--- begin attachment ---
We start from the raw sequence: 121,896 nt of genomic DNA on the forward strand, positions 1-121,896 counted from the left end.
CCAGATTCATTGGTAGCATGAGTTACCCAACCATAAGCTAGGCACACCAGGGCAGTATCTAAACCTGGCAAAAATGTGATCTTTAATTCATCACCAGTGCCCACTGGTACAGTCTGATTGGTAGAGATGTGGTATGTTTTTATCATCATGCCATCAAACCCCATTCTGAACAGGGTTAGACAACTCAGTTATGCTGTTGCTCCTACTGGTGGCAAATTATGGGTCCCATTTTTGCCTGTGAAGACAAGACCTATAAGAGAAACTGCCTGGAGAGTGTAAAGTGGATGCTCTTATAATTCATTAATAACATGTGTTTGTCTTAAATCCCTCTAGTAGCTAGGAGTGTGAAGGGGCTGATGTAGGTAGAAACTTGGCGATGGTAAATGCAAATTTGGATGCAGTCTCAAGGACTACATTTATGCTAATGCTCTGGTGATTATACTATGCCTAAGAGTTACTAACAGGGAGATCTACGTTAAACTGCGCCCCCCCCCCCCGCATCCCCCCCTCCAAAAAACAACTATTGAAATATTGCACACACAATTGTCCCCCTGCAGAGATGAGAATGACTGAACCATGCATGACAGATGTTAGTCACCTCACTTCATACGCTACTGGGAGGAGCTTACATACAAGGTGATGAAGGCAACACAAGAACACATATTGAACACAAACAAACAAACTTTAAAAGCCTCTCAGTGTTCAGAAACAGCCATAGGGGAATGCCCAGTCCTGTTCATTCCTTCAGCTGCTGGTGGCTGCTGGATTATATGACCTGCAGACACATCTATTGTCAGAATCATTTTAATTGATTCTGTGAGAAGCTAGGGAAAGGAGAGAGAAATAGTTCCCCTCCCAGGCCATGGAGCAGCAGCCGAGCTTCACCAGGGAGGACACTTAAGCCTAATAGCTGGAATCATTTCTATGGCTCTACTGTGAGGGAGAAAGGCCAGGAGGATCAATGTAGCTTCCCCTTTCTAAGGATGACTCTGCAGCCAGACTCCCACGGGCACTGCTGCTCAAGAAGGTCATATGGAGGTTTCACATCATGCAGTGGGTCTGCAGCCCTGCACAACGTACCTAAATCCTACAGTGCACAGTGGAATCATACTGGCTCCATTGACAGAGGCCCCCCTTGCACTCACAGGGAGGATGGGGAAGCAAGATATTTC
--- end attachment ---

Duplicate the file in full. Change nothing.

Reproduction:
We start from the raw sequence: 121,896 nt of genomic DNA on the forward strand, positions 1-121,896 counted from the left end.
CCAGATTCATTGGTAGCATGAGTTACCCAACCATAAGCTAGGCACACCAGGGCAGTATCTAAACCTGGCAAAAATGTGATCTTTAATTCATCACCAGTGCCCACTGGTACAGTCTGATTGGTAGAGATGTGGTATGTTTTTATCATCATGCCATCAAACCCCATTCTGAACAGGGTTAGACAACTCAGTTATGCTGTTGCTCCTACTGGTGGCAAATTATGGGTCCCATTTTTGCCTGTGAAGACAAGACCTATAAGAGAAACTGCCTGGAGAGTGTAAAGTGGATGCTCTTATAATTCATTAATAACATGTGTTTGTCTTAAATCCCTCTAGTAGCTAGGAGTGTGAAGGGGCTGATGTAGGTAGAAACTTGGCGATGGTAAATGCAAATTTGGATGCAGTCTCAAGGACTACATTTATGCTAATGCTCTGGTGATTATACTATGCCTAAGAGTTACTAACAGGGAGATCTACGTTAAACTGCGCCCCCCCCCCCCGCATCCCCCCCTCCAAAAAACAACTATTGAAATATTGCACACACAATTGTCCCCCTGCAGAGATGAGAATGACTGAACCATGCATGACAGATGTTAGTCACCTCACTTCATACGCTACTGGGAGGAGCTTACATACAAGGTGATGAAGGCAACACAAGAACACATATTGAACACAAACAAACAAACTTTAAAAGCCTCTCAGTGTTCAGAAACAGCCATAGGGGAATGCCCAGTCCTGTTCATTCCTTCAGCTGCTGGTGGCTGCTGGATTATATGACCTGCAGACACATCTATTGTCAGAATCATTTTAATTGATTCTGTGAGAAGCTAGGGAAAGGAGAGAGAAATAGTTCCCCTCCCAGGCCATGGAGCAGCAGCCGAGCTTCACCAGGGAGGACACTTAAGCCTAATAGCTGGAATCATTTCTATGGCTCTACTGTGAGGGAGAAAGGCCAGGAGGATCAATGTAGCTTCCCCTTTCTAAGGATGACTCTGCAGCCAGACTCCCACGGGCACTGCTGCTCAAGAAGGTCATATGGAGGTTTCACATCATGCAGTGGGTCTGCAGCCCTGCACAACGTACCTAAATCCTACAGTGCACAGTGGAATCATACTGGCTCCATTGACAGAGGCCCCCCTTGCACTCACAGGGAGGATGGGGAAGCAAGATATTTC